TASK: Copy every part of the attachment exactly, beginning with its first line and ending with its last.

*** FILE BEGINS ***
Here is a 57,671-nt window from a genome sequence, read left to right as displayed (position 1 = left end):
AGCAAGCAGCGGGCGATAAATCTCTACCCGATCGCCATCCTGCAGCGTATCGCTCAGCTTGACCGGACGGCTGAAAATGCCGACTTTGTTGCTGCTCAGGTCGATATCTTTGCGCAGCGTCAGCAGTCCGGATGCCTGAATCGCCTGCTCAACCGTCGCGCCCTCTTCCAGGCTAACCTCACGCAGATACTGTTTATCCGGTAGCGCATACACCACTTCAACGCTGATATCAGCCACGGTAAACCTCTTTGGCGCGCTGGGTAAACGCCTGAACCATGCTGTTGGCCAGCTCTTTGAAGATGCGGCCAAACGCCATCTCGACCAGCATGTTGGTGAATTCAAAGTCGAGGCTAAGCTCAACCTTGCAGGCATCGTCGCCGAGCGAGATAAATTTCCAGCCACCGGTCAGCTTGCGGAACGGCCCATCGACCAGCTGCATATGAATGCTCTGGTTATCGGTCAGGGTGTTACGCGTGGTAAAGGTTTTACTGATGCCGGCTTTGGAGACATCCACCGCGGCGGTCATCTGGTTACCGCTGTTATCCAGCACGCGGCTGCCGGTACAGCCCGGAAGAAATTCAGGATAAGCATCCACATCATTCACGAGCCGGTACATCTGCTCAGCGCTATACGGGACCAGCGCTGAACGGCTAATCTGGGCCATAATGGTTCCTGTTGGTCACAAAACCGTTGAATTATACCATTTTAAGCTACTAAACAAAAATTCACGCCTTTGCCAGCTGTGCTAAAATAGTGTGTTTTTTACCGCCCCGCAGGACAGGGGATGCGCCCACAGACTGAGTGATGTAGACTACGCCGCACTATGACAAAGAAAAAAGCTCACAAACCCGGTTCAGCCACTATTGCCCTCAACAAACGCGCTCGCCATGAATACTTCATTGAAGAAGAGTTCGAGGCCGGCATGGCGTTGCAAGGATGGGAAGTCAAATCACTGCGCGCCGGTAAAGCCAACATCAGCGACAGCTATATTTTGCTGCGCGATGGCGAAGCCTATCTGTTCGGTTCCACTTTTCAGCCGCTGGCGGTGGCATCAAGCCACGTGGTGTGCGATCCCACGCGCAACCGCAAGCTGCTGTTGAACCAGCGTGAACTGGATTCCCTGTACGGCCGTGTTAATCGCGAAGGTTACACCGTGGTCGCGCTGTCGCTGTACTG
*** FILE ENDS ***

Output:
Here is a 57,671-nt window from a genome sequence, read left to right as displayed (position 1 = left end):
AGCAAGCAGCGGGCGATAAATCTCTACCCGATCGCCATCCTGCAGCGTATCGCTCAGCTTGACCGGACGGCTGAAAATGCCGACTTTGTTGCTGCTCAGGTCGATATCTTTGCGCAGCGTCAGCAGTCCGGATGCCTGAATCGCCTGCTCAACCGTCGCGCCCTCTTCCAGGCTAACCTCACGCAGATACTGTTTATCCGGTAGCGCATACACCACTTCAACGCTGATATCAGCCACGGTAAACCTCTTTGGCGCGCTGGGTAAACGCCTGAACCATGCTGTTGGCCAGCTCTTTGAAGATGCGGCCAAACGCCATCTCGACCAGCATGTTGGTGAATTCAAAGTCGAGGCTAAGCTCAACCTTGCAGGCATCGTCGCCGAGCGAGATAAATTTCCAGCCACCGGTCAGCTTGCGGAACGGCCCATCGACCAGCTGCATATGAATGCTCTGGTTATCGGTCAGGGTGTTACGCGTGGTAAAGGTTTTACTGATGCCGGCTTTGGAGACATCCACCGCGGCGGTCATCTGGTTACCGCTGTTATCCAGCACGCGGCTGCCGGTACAGCCCGGAAGAAATTCAGGATAAGCATCCACATCATTCACGAGCCGGTACATCTGCTCAGCGCTATACGGGACCAGCGCTGAACGGCTAATCTGGGCCATAATGGTTCCTGTTGGTCACAAAACCGTTGAATTATACCATTTTAAGCTACTAAACAAAAATTCACGCCTTTGCCAGCTGTGCTAAAATAGTGTGTTTTTTACCGCCCCGCAGGACAGGGGATGCGCCCACAGACTGAGTGATGTAGACTACGCCGCACTATGACAAAGAAAAAAGCTCACAAACCCGGTTCAGCCACTATTGCCCTCAACAAACGCGCTCGCCATGAATACTTCATTGAAGAAGAGTTCGAGGCCGGCATGGCGTTGCAAGGATGGGAAGTCAAATCACTGCGCGCCGGTAAAGCCAACATCAGCGACAGCTATATTTTGCTGCGCGATGGCGAAGCCTATCTGTTCGGTTCCACTTTTCAGCCGCTGGCGGTGGCATCAAGCCACGTGGTGTGCGATCCCACGCGCAACCGCAAGCTGCTGTTGAACCAGCGTGAACTGGATTCCCTGTACGGCCGTGTTAATCGCGAAGGTTACACCGTGGTCGCGCTGTCGCTGTACTG